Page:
Enterprise Strategy Group's Oltsik says he'd add a couple more best practices to the list. "I'd add to separation of duties to define a lot of the administrative privileges and make sure there isn't any root access," he says. "You want to audit access control."

And start monitoring traffic between VMs. That way, "you can start to understand how the virtual world shakes out versus the physical world," he says. "There's going to be a hybrid of them over time."

Have a comment on this story? Please click "Discuss" below. If you'd like to contact Dark Reading's editors directly, send us a message. Kelly Jackson Higgins is the Executive Editor of Dark Reading. She is an award-winning veteran technology and business journalist with more than two decades of experience in reporting and editing for various publications, including Network Computing, Secure Enterprise ... View Full Bio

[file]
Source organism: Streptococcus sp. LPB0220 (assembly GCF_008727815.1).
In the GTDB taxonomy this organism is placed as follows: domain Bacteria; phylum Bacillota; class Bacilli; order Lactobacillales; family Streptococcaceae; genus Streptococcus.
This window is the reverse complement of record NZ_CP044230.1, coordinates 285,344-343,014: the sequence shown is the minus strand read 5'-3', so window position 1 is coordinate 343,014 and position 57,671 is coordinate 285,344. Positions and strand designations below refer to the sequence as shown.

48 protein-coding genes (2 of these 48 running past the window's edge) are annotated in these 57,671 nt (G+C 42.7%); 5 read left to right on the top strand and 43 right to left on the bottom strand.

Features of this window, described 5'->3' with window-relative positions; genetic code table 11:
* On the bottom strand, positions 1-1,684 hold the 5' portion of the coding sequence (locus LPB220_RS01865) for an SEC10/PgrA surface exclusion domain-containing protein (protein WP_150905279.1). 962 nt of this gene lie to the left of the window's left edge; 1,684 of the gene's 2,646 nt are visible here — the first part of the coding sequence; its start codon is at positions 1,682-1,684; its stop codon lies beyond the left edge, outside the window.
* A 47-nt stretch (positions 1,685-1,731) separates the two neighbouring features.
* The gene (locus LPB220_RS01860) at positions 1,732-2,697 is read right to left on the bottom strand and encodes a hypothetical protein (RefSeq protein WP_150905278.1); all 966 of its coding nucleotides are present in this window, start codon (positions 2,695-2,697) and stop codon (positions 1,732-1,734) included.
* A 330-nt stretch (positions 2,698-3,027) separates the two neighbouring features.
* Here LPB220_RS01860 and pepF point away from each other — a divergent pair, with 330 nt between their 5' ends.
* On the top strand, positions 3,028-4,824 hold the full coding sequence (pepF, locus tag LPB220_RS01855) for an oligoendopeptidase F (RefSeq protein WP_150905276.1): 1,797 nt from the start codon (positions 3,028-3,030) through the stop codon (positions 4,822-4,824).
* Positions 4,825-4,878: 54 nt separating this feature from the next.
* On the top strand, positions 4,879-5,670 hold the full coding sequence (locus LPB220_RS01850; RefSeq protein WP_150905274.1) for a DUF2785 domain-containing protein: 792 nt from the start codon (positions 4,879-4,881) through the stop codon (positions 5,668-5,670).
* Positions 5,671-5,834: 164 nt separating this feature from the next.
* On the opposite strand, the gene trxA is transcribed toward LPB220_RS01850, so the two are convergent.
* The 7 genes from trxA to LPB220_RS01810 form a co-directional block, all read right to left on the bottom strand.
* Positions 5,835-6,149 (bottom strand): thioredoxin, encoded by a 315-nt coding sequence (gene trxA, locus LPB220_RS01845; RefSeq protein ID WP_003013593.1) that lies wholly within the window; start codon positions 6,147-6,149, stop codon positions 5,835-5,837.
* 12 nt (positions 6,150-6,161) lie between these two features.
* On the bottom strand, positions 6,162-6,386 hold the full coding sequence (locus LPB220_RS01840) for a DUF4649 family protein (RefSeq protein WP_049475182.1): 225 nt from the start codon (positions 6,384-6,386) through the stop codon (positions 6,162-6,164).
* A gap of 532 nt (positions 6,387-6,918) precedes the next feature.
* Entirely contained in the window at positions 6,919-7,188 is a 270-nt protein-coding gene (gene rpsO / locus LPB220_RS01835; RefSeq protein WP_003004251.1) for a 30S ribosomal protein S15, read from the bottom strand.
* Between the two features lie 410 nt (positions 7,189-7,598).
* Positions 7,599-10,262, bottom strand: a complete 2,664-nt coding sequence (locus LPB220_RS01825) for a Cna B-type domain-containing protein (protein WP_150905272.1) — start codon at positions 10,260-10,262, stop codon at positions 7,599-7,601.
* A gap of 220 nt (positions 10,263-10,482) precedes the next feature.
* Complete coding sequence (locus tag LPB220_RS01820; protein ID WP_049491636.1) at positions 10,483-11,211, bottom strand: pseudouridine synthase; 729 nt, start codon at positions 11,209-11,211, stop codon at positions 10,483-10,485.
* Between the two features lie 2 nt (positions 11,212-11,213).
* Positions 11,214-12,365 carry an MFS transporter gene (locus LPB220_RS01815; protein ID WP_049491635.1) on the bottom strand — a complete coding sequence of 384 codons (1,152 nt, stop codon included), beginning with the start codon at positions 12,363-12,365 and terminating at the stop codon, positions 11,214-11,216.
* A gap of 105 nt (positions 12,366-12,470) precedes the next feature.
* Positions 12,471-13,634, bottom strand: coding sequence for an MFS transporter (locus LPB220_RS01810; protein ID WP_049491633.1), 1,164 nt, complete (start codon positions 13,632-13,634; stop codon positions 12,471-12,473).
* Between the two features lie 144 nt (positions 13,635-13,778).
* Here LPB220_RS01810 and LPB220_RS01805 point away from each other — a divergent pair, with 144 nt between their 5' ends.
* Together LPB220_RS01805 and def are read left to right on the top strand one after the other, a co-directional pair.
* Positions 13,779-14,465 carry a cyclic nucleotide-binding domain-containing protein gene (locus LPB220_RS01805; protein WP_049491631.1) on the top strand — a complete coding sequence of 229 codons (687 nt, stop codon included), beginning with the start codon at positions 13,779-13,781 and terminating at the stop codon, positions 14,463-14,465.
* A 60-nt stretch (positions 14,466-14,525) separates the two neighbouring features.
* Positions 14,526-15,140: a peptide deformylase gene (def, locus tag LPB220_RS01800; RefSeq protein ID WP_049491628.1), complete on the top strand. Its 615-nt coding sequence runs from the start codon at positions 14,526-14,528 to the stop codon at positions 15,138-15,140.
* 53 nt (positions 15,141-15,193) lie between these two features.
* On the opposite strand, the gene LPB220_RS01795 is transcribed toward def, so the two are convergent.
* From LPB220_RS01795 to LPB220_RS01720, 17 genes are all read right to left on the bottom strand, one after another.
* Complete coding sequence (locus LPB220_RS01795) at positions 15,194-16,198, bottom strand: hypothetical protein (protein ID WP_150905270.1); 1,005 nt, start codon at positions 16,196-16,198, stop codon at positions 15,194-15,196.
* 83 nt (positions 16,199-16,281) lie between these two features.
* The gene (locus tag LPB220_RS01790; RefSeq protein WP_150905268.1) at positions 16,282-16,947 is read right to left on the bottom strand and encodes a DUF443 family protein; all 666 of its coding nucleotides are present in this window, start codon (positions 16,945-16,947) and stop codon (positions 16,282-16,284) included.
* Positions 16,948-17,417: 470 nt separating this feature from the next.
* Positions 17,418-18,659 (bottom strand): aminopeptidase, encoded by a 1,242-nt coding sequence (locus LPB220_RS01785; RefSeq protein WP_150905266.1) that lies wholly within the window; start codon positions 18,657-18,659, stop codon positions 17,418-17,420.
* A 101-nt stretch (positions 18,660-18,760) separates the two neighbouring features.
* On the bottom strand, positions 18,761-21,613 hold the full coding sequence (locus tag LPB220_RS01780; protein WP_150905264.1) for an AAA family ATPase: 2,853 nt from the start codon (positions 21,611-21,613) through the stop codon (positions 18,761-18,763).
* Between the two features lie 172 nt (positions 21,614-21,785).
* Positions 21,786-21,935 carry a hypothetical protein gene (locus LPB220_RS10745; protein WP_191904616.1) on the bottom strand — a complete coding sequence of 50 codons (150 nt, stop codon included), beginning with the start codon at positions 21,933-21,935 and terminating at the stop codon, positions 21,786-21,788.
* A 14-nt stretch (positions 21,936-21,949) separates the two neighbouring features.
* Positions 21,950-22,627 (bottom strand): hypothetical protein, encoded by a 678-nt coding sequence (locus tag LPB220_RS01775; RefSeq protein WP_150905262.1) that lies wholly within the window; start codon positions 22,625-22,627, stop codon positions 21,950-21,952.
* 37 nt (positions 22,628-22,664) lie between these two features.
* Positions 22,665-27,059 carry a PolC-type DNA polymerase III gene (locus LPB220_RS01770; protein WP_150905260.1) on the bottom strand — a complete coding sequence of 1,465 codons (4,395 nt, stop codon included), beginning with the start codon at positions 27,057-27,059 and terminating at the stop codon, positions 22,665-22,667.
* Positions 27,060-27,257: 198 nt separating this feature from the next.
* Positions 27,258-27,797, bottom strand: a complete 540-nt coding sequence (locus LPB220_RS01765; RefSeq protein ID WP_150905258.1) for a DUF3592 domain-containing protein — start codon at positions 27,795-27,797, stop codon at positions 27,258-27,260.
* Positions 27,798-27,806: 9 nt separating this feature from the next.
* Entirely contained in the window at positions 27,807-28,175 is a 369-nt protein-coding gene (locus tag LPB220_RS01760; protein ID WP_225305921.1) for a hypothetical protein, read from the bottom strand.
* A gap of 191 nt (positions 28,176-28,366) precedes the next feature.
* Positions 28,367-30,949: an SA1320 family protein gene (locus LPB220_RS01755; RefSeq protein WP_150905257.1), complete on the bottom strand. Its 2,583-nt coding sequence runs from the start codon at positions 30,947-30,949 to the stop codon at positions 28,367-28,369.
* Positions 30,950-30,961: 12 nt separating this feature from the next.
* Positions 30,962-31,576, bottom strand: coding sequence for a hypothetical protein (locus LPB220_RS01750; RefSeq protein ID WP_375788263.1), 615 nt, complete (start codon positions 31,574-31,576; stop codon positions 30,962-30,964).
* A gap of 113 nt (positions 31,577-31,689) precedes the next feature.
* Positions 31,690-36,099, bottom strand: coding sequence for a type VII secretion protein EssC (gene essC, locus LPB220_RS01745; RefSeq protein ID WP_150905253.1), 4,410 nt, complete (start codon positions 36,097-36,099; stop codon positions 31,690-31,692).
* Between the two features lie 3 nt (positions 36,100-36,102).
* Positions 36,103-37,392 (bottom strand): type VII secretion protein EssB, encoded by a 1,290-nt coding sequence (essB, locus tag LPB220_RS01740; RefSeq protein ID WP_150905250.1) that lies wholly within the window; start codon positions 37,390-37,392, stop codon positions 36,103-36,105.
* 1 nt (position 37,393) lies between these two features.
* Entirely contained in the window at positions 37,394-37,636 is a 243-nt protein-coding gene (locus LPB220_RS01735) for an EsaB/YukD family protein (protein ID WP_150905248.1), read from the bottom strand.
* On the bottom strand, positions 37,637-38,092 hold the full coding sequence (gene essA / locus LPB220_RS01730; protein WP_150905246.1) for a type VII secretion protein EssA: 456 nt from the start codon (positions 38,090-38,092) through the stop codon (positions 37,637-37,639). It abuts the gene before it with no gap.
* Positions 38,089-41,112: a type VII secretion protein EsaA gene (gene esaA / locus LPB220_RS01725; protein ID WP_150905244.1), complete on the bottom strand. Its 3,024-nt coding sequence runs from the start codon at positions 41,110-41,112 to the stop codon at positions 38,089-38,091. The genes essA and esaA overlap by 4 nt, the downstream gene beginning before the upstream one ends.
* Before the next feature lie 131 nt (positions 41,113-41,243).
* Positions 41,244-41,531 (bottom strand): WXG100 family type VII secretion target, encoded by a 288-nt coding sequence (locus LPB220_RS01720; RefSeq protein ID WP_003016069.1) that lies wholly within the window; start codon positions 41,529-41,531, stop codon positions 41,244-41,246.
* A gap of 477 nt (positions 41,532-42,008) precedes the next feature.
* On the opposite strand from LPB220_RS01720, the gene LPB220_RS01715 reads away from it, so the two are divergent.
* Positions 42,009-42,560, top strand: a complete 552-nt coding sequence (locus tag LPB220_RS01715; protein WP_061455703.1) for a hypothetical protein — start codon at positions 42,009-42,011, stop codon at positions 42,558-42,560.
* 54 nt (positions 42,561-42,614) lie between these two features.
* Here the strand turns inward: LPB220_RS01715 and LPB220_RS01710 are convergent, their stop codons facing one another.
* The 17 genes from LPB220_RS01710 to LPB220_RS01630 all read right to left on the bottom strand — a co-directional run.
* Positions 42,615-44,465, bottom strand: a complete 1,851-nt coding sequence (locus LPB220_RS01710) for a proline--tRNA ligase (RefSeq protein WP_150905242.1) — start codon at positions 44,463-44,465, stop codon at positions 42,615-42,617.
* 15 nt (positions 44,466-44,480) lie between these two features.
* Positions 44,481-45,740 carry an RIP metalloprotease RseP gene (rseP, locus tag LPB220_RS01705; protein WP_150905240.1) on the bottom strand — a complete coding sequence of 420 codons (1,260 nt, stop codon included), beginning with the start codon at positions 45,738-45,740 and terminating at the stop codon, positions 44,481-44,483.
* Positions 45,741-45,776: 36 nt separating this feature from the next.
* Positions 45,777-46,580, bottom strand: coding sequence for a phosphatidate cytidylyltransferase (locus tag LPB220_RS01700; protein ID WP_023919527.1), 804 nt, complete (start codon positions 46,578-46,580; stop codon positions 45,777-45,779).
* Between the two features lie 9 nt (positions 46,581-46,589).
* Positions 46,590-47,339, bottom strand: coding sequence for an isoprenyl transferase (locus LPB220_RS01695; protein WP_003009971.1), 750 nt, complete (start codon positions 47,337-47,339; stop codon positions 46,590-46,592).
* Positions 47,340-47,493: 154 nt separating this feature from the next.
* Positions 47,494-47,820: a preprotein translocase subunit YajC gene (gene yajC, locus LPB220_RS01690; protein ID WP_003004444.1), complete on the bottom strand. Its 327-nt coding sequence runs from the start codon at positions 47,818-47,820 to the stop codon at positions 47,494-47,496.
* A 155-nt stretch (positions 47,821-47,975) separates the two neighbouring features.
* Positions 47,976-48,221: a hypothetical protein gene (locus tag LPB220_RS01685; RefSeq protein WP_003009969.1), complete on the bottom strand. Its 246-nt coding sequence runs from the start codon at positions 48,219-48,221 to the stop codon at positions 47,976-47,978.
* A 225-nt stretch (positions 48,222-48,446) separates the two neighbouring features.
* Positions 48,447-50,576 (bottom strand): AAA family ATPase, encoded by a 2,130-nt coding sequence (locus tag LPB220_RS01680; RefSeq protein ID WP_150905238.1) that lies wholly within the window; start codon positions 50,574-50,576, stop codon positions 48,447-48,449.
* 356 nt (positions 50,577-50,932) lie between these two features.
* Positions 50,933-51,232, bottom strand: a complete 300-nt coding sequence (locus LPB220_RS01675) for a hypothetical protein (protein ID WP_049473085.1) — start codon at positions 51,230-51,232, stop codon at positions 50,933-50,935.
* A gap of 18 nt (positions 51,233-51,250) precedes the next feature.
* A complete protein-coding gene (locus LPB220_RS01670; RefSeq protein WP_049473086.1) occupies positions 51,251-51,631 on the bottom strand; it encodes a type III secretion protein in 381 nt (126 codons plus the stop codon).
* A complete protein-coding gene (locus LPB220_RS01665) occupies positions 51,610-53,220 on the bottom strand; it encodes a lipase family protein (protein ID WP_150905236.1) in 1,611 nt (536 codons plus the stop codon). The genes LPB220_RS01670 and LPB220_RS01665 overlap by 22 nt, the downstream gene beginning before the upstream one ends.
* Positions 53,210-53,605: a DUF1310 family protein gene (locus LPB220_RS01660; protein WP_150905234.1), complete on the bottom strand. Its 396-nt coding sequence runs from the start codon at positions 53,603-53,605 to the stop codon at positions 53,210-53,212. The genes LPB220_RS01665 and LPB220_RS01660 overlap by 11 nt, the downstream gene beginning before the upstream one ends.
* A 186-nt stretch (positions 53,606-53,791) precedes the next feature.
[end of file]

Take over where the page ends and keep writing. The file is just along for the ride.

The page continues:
Comment  | 
Print  | 
More Insights
Comments
Threaded  |  Newest First  |  Oldest First
Data Leak Week: Billions of Sensitive Files Exposed Online
Kelly Jackson Higgins, Executive Editor at Dark Reading,  12/10/2019
Lessons from the NSA: Know Your Assets
Robert Lemos, Contributing Writer,  12/12/2019
4 Tips to Run Fast in the Face of Digital Transformation
Shane Buckley, President & Chief Operating Officer, Gigamon,  12/9/2019
Register for Dark Reading Newsletters
White Papers
Video
Cartoon
Current Issue
The Year in Security: 2019
This Tech Digest provides a wrap up and overview of the year's top cybersecurity news stories. It was a year of new twists on old threats, with fears of another WannaCry-type worm and of a possible botnet army of Wi-Fi routers. But 2019 also underscored the risk of firmware and trusted security tools harboring dangerous holes that cybercriminals and nation-state hackers could readily abuse. Read more.